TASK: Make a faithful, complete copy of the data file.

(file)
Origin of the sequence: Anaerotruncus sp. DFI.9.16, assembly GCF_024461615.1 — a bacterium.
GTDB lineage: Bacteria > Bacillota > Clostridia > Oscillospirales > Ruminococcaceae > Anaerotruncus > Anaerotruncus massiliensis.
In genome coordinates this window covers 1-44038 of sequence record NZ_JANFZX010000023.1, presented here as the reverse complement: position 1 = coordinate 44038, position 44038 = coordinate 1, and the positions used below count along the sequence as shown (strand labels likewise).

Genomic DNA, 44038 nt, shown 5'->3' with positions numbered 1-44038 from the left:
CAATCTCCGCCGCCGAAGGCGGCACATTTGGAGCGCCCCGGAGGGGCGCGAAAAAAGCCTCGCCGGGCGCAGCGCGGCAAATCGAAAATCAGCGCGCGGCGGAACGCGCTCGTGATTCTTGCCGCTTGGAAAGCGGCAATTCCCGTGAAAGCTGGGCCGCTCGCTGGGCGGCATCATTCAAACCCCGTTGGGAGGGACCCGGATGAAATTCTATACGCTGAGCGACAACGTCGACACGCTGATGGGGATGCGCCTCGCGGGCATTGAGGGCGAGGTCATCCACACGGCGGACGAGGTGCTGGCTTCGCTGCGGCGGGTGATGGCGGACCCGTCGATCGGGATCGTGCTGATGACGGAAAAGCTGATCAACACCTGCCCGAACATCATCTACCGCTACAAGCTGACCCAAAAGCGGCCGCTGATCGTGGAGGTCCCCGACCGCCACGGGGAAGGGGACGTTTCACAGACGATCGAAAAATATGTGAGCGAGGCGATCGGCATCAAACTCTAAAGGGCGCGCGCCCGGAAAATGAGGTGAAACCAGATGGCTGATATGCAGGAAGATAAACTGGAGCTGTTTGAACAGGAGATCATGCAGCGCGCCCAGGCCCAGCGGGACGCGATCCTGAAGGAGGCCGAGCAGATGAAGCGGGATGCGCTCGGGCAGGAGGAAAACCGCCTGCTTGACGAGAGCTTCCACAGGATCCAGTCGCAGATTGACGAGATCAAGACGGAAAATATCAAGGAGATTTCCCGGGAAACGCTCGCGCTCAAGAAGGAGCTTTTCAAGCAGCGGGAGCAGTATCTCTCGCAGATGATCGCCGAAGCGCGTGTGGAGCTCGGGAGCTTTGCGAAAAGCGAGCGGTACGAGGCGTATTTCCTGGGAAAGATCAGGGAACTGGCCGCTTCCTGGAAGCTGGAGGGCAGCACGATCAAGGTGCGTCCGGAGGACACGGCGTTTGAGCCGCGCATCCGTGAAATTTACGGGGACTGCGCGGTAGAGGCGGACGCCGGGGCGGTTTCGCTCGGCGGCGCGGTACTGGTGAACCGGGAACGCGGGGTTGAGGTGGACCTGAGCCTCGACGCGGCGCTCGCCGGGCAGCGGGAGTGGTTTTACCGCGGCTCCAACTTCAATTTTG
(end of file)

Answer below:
Origin of the sequence: Anaerotruncus sp. DFI.9.16, assembly GCF_024461615.1 — a bacterium.
GTDB lineage: Bacteria > Bacillota > Clostridia > Oscillospirales > Ruminococcaceae > Anaerotruncus > Anaerotruncus massiliensis.
In genome coordinates this window covers 1-44038 of sequence record NZ_JANFZX010000023.1, presented here as the reverse complement: position 1 = coordinate 44038, position 44038 = coordinate 1, and the positions used below count along the sequence as shown (strand labels likewise).

Genomic DNA, 44038 nt, shown 5'->3' with positions numbered 1-44038 from the left:
CAATCTCCGCCGCCGAAGGCGGCACATTTGGAGCGCCCCGGAGGGGCGCGAAAAAAGCCTCGCCGGGCGCAGCGCGGCAAATCGAAAATCAGCGCGCGGCGGAACGCGCTCGTGATTCTTGCCGCTTGGAAAGCGGCAATTCCCGTGAAAGCTGGGCCGCTCGCTGGGCGGCATCATTCAAACCCCGTTGGGAGGGACCCGGATGAAATTCTATACGCTGAGCGACAACGTCGACACGCTGATGGGGATGCGCCTCGCGGGCATTGAGGGCGAGGTCATCCACACGGCGGACGAGGTGCTGGCTTCGCTGCGGCGGGTGATGGCGGACCCGTCGATCGGGATCGTGCTGATGACGGAAAAGCTGATCAACACCTGCCCGAACATCATCTACCGCTACAAGCTGACCCAAAAGCGGCCGCTGATCGTGGAGGTCCCCGACCGCCACGGGGAAGGGGACGTTTCACAGACGATCGAAAAATATGTGAGCGAGGCGATCGGCATCAAACTCTAAAGGGCGCGCGCCCGGAAAATGAGGTGAAACCAGATGGCTGATATGCAGGAAGATAAACTGGAGCTGTTTGAACAGGAGATCATGCAGCGCGCCCAGGCCCAGCGGGACGCGATCCTGAAGGAGGCCGAGCAGATGAAGCGGGATGCGCTCGGGCAGGAGGAAAACCGCCTGCTTGACGAGAGCTTCCACAGGATCCAGTCGCAGATTGACGAGATCAAGACGGAAAATATCAAGGAGATTTCCCGGGAAACGCTCGCGCTCAAGAAGGAGCTTTTCAAGCAGCGGGAGCAGTATCTCTCGCAGATGATCGCCGAAGCGCGTGTGGAGCTCGGGAGCTTTGCGAAAAGCGAGCGGTACGAGGCGTATTTCCTGGGAAAGATCAGGGAACTGGCCGCTTCCTGGAAGCTGGAGGGCAGCACGATCAAGGTGCGTCCGGAGGACACGGCGTTTGAGCCGCGCATCCGTGAAATTTACGGGGACTGCGCGGTAGAGGCGGACGCCGGGGCGGTTTCGCTCGGCGGCGCGGTACTGGTGAACCGGGAACGCGGGGTTGAGGTGGACCTGAGCCTCGACGCGGCGCTCGCCGGGCAGCGGGAGTGGTTTTACCGCGGCTCCAACTTCAATTTTG